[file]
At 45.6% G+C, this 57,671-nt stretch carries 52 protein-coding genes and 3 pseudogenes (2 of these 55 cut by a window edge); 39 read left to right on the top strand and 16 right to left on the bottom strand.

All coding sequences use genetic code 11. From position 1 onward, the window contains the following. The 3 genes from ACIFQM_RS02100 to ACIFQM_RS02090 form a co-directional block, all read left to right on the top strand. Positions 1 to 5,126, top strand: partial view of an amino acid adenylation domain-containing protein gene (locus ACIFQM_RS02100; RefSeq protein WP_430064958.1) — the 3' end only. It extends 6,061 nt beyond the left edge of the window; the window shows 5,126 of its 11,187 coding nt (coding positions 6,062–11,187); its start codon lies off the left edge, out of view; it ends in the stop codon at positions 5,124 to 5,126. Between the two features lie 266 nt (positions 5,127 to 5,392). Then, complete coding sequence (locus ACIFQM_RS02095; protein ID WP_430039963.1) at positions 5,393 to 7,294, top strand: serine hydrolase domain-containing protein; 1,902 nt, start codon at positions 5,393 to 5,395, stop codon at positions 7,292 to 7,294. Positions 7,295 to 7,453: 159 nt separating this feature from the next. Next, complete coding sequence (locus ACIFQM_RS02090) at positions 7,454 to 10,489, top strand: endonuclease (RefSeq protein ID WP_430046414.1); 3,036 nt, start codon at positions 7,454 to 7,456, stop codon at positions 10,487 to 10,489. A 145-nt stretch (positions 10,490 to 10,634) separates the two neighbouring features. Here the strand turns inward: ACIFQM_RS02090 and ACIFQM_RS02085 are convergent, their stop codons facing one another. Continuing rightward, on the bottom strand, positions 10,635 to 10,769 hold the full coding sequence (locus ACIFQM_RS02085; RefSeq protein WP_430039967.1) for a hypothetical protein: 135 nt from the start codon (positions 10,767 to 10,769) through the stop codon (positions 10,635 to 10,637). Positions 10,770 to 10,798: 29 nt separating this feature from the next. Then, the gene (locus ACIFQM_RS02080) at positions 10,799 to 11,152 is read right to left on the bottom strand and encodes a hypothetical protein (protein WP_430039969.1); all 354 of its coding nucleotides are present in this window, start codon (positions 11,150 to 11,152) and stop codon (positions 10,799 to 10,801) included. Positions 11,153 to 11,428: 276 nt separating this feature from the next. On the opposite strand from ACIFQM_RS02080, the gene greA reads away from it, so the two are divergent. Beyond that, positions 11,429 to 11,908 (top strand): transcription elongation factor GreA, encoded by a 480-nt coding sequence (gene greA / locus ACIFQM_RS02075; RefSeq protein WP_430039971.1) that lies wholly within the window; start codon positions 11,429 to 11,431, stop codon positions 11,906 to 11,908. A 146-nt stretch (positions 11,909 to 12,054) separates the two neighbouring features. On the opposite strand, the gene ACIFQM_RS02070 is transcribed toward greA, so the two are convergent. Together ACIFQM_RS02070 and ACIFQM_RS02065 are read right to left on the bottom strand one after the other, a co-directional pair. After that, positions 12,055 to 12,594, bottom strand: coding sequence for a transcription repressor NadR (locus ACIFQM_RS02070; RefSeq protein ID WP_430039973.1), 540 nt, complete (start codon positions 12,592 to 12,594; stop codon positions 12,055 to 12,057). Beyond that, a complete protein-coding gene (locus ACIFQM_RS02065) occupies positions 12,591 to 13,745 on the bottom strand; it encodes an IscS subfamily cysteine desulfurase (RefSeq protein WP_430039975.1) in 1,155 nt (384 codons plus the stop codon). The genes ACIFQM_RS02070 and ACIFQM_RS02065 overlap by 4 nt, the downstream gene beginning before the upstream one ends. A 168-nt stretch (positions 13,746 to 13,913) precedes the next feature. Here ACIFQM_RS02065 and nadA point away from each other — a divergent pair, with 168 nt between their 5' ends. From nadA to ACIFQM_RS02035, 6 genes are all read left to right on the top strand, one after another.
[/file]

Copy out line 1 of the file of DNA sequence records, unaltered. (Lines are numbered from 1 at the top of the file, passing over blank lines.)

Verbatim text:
At 45.6% G+C, this 57,671-nt stretch carries 52 protein-coding genes and 3 pseudogenes (2 of these 55 cut by a window edge); 39 read left to right on the top strand and 16 right to left on the bottom strand.